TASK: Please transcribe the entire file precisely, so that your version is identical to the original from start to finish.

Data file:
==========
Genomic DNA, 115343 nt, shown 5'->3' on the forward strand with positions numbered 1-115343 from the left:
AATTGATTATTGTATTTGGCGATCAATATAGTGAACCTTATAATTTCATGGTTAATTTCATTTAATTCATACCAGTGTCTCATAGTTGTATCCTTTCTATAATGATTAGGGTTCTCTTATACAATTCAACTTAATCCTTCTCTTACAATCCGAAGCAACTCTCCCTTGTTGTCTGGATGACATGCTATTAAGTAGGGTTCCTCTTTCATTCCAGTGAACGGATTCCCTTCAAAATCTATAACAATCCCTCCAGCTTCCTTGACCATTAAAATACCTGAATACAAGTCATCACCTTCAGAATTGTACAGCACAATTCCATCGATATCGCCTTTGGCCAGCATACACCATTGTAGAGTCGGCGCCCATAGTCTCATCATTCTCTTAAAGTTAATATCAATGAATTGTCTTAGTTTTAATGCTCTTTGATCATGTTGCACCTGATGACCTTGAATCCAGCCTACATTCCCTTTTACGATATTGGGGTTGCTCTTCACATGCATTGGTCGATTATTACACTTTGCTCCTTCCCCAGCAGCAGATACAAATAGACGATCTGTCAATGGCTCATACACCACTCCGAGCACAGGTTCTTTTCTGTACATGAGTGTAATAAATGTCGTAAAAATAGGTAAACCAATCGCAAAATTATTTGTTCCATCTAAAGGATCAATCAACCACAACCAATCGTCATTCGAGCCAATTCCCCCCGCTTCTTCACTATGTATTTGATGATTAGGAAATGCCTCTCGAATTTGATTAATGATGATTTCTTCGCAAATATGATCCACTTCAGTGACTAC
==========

Genomic DNA, 115343 nt, shown 5'->3' on the forward strand with positions numbered 1-115343 from the left:
AATTGATTATTGTATTTGGCGATCAATATAGTGAACCTTATAATTTCATGGTTAATTTCATTTAATTCATACCAGTGTCTCATAGTTGTATCCTTTCTATAATGATTAGGGTTCTCTTATACAATTCAACTTAATCCTTCTCTTACAATCCGAAGCAACTCTCCCTTGTTGTCTGGATGACATGCTATTAAGTAGGGTTCCTCTTTCATTCCAGTGAACGGATTCCCTTCAAAATCTATAACAATCCCTCCAGCTTCCTTGACCATTAAAATACCTGAATACAAGTCATCACCTTCAGAATTGTACAGCACAATTCCATCGATATCGCCTTTGGCCAGCATACACCATTGTAGAGTCGGCGCCCATAGTCTCATCATTCTCTTAAAGTTAATATCAATGAATTGTCTTAGTTTTAATGCTCTTTGATCATGTTGCACCTGATGACCTTGAATCCAGCCTACATTCCCTTTTACGATATTGGGGTTGCTCTTCACATGCATTGGTCGATTATTACACTTTGCTCCTTCCCCAGCAGCAGATACAAATAGACGATCTGTCAATGGCTCATACACCACTCCGAGCACAGGTTCTTTTCTGTACATGAGTGTAATAAATGTCGTAAAAATAGGTAAACCAATCGCAAAATTATTTGTTCCATCTAAAGGATCAATCAACCACAACCAATCGTCATTCGAGCCAATTCCCCCCGCTTCTTCACTATGTATTTGATGATTAGGAAATGCCTCTCGAATTTGATTAATGATGATTTCTTCGCAAATATGATCCACTTCAGTGACTAC